Letter from Lewes: Fossilised fish-hooks]: Anthony Buckeridge is 82, but the schoolboy he created remains eternally 11.

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The Independent Culture
JENNINGS, the well-meaning boarding-school pupil whose exploits always bring chaos, made his first appearance in a book back in 1950. Now comes That's Jennings], the 25th novel in the series and it will doubtless be as full of brilliant surreal humour as its predecessors, which have delighted readers for nearly five decades.

Anthony Buckeridge's carefully crafted plots have made J C T Jennings a hero - the books have sold over six million copies worldwide, and have been translated into more that a dozen languages.

'I'm very proud of him, really,' says Buckeridge, a slight, quietly spoken white-haired gentleman of 82 who insists he never expected the stories to lodge in the public consciousness for so long. He was a schoolmaster himself when he invented Jennings, making up stories to read to his pupils. Jennings then became a fixture on radio's Children's Hour from 1948, making his first appearance in print two years later. Buckeridge now finds himself writing about people an amazing 70 years his junior, but he insists children don't really change, which is why - with minor updates to allow for 'outside' considerations like decimalisation and inflation - even the older books appeal to youngsters of all eras.

The first was called Jennings Goes To School. Jennings may never have come out again, but he has certainly crammed in enough drama - alongside cronies Darbishire, Venables, and the rest - to justify his long stay. Something is always lurking around the corner at Linbury Court, waiting to go wrong. And Jennings always manages to be at the centre of any particular fiasco.

He's not a malicious youngster - he just has a habit of taking logical concepts to illogical conclusions, and becoming entangled in all manner of scrapes and misunderstandings. To use Jennings's immortal vocabulary, school days seem to consist of endless 'frantic hoo- hahs' which often end with the boys exclaiming 'fossilised fish- hooks]' and the explosive Mr Wilkins finding himself in a 'supersonic bate'.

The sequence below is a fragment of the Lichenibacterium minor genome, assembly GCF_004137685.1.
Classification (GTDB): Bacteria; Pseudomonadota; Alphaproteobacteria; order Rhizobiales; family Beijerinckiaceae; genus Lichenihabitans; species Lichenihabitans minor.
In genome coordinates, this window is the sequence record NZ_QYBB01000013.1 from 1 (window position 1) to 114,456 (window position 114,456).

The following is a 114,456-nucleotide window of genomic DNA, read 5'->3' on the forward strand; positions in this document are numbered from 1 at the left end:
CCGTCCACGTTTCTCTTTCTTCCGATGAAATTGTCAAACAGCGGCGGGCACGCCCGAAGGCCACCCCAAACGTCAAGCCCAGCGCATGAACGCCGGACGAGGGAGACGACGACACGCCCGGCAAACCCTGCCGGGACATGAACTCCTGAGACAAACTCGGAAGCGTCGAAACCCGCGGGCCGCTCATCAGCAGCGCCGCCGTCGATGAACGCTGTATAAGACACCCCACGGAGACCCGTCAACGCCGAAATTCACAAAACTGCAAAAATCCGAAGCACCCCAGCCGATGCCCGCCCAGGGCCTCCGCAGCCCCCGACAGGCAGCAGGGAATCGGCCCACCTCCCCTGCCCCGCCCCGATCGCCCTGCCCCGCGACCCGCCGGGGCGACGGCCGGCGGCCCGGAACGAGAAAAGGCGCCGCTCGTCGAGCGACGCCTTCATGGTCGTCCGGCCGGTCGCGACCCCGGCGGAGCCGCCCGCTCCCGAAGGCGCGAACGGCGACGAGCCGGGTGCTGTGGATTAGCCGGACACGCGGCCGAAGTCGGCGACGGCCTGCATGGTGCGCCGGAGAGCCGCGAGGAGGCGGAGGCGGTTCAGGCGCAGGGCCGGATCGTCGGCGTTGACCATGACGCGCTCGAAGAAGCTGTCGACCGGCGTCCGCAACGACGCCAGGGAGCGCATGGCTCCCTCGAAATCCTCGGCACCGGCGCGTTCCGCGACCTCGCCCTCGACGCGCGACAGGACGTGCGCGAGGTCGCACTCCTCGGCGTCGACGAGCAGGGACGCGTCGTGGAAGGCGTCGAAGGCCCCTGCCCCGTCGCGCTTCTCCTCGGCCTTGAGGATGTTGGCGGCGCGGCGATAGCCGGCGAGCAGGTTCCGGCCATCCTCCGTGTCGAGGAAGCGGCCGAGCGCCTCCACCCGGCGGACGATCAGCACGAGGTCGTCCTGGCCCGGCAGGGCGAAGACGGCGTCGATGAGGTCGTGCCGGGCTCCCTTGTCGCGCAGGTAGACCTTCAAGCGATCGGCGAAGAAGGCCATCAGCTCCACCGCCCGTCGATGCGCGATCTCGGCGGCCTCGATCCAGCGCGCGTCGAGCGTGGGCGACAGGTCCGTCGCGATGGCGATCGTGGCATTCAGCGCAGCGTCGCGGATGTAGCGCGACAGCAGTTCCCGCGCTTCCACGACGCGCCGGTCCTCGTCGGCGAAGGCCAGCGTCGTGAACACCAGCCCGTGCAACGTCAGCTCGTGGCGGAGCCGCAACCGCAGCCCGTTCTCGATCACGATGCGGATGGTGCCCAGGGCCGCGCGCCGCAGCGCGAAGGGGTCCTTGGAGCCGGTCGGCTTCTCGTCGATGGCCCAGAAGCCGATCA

Nor do the disasters only come to the notice of the long-suffering school staff - notably Old Wilkie, the more laid-back Mr Carter, and the Archbeako (Mr Pemberton-Oakes, the headmaster). Quite often innocent members of the outside world, including police officers, famous England cricketers and Mrs Lumley at the village shop ('Home- made Cakes and Bicycles Repaired') are caught up in the chaos.

As the perpetrator of the latest example of unfathomable logic or mistaken identity, Jennings is regularly branded a 'clodpoll' by his friends. Meanwhile, Mr Wilkins, famously incapable of understanding the juvenile mind, moans that 'civilised people' wouldn't do whatever it was that had just been done.

Even lunch sees Jennings in trouble for peering at his plate through a telescope as a cheeky comment on portion size. On a school outing only Jennings could trap his head in park railings while taking a photograph - being freed only after they've been prised apart with a motorist's car jack . . . this saga also involving a fraught conversation between Mr Wilkins and the owner of the borrowed tool, a Mr Jack Carr.

Space travel holds a particular fascination for the boys - and of course it's Jennings whose head gets stuck in a dome-shaped glass case doubling as an astronaut's helmet. And only Jennings would let a pet goldfish loose in the school swimming pool in order to give it more exercise. The author's skill contrives as ever to give both the idea and its catastrophic consequences that edge of credibility.

And still Anthony Buckeridge sits at home near Lewes, Sussex - where he lives with his wife Eileen, a part-time teacher - dreaming up new exploits for his hero, pouring them out as ever in longhand before having then typed up by a woman living down the road. He still regularly hears from youngsters who enjoy his books - and also from grown-ups who read them years ago and have fished out their battered copies for their own children only to find that a casual flick through the yellowing pages has led to a full-scale wallow in nostalgia.

Buckeridge is even contemplating yet another book. Provided, as he always says, that he can keep up the standard: 'I have to think a little harder to get material - because I've used up so much. But as soon as I've got enough ideas, the writing is just as it has been for the last 40 years, really.'

Plenty of figures in children's literature - and indeed plenty of children's publications - are long-gone and forgotten. Jennings marches on. 'I'm delighted - and slightly surprised - that it's lasted as long as it has, considering that so many other things have disappeared,' is the author's modest comment.

Jennings would actually be in his fifties now. His creator has never imagined him in adult life. But he reflects and then says: 'I think he would probably be on the dole, because I can't see him being somebody who would settle down to a very serious business life or anything like that.'

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